Gold prices were quoted higher in Asia on Monday as tension on the Korean peninsula support the precious metal and investors look ahead to China GDP figures for the first quarter for demand by the world’s second largest importer behind India.
Gold for June delivery on the Comex division of the New York Mercantile Exchange was last quoted up 0.58% to $1,296.50 a troy ounce, while silver futures were cited at $18.590 a troy ounce and copper futures at $2.570 a pound.
Ahead, China reports first quarter GDP with a 1.6% gain seen quarter-on-quarter and a 6.8% pace seen year-on-year. As well in China, industrial production for March is seen up 6.3% year-on-year and retail sales expected to post a 9.6% increase.
Last week, gold prices traded higher on Thursday, as investors continued to back the precious metal amid geopolitical concerns while mostly upbeat economic data failed to weigh on sentiment.
Gold prices shrugged off upbeat economic data as investors continued to pour into safe haven assets such as gold amid concerns geopolitical tensions could escalate, as a U.S. carrier group sailed towards the Korean Peninsula.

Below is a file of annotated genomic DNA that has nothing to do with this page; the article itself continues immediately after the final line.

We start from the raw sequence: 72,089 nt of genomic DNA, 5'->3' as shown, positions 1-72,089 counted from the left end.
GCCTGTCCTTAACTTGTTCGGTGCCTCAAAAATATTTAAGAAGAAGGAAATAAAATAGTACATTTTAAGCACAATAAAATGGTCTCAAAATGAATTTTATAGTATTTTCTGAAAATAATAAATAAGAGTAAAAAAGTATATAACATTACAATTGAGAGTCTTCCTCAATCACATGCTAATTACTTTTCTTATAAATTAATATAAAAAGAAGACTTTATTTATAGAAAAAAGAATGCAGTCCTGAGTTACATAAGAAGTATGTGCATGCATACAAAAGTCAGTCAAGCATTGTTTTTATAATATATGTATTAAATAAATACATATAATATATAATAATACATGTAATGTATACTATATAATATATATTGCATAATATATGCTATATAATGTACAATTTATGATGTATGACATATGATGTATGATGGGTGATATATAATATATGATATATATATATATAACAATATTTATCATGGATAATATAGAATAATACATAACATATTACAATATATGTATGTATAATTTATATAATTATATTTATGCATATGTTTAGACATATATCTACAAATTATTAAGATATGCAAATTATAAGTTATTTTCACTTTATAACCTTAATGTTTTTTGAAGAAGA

The Labor Department said on Thursday, initial jobless claims fell by 1,000 to a 234,000 for the week ended April 8 while the producer price index for final demand slipped 0.1% last month.
The University of Michigan said its consumer sentiment index climbed to 98.0 in April, well above expectations of a fall to 96.5.
A sharp recovery in the dollar failed to weigh on gold prices as geopolitical tensions remained front and center.
Dollar-denominated gold is sensitive to moves in the dollar – A rise in the dollar makes dollar-denominated assets such as gold, more expensive for holders of foreign currency and thus, reduces demand.